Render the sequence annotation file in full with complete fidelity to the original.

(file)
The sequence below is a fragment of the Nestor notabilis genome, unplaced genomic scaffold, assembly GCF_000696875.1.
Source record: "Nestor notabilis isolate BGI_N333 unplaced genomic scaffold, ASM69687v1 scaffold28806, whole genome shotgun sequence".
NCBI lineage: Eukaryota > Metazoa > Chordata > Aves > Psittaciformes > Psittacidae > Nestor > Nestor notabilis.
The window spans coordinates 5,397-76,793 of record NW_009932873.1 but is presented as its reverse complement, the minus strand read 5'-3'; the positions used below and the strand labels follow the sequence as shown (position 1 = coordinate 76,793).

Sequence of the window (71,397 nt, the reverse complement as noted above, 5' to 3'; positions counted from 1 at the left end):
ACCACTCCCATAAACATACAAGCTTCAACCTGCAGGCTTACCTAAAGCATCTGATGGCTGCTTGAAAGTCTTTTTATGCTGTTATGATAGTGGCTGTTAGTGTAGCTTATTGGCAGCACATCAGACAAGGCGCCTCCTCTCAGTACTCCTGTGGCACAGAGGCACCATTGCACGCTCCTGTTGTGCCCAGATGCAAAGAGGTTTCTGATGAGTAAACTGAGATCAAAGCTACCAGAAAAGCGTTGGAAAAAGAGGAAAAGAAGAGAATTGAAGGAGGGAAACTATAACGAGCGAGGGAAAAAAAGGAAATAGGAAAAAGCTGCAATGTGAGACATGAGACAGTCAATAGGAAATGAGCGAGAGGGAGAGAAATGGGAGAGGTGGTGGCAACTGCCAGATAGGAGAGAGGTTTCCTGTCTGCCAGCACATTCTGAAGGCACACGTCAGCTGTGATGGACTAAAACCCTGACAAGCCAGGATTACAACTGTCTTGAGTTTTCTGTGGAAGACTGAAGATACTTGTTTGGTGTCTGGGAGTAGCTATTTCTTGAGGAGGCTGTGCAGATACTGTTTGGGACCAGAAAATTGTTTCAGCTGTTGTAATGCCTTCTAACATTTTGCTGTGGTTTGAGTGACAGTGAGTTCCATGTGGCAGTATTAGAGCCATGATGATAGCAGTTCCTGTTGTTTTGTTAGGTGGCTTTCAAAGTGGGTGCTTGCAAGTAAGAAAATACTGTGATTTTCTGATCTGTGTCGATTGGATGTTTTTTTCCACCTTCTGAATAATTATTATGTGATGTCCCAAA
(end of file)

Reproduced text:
The sequence below is a fragment of the Nestor notabilis genome, unplaced genomic scaffold, assembly GCF_000696875.1.
Source record: "Nestor notabilis isolate BGI_N333 unplaced genomic scaffold, ASM69687v1 scaffold28806, whole genome shotgun sequence".
NCBI lineage: Eukaryota > Metazoa > Chordata > Aves > Psittaciformes > Psittacidae > Nestor > Nestor notabilis.
The window spans coordinates 5,397-76,793 of record NW_009932873.1 but is presented as its reverse complement, the minus strand read 5'-3'; the positions used below and the strand labels follow the sequence as shown (position 1 = coordinate 76,793).

Sequence of the window (71,397 nt, the reverse complement as noted above, 5' to 3'; positions counted from 1 at the left end):
ACCACTCCCATAAACATACAAGCTTCAACCTGCAGGCTTACCTAAAGCATCTGATGGCTGCTTGAAAGTCTTTTTATGCTGTTATGATAGTGGCTGTTAGTGTAGCTTATTGGCAGCACATCAGACAAGGCGCCTCCTCTCAGTACTCCTGTGGCACAGAGGCACCATTGCACGCTCCTGTTGTGCCCAGATGCAAAGAGGTTTCTGATGAGTAAACTGAGATCAAAGCTACCAGAAAAGCGTTGGAAAAAGAGGAAAAGAAGAGAATTGAAGGAGGGAAACTATAACGAGCGAGGGAAAAAAAGGAAATAGGAAAAAGCTGCAATGTGAGACATGAGACAGTCAATAGGAAATGAGCGAGAGGGAGAGAAATGGGAGAGGTGGTGGCAACTGCCAGATAGGAGAGAGGTTTCCTGTCTGCCAGCACATTCTGAAGGCACACGTCAGCTGTGATGGACTAAAACCCTGACAAGCCAGGATTACAACTGTCTTGAGTTTTCTGTGGAAGACTGAAGATACTTGTTTGGTGTCTGGGAGTAGCTATTTCTTGAGGAGGCTGTGCAGATACTGTTTGGGACCAGAAAATTGTTTCAGCTGTTGTAATGCCTTCTAACATTTTGCTGTGGTTTGAGTGACAGTGAGTTCCATGTGGCAGTATTAGAGCCATGATGATAGCAGTTCCTGTTGTTTTGTTAGGTGGCTTTCAAAGTGGGTGCTTGCAAGTAAGAAAATACTGTGATTTTCTGATCTGTGTCGATTGGATGTTTTTTTCCACCTTCTGAATAATTATTATGTGATGTCCCAAA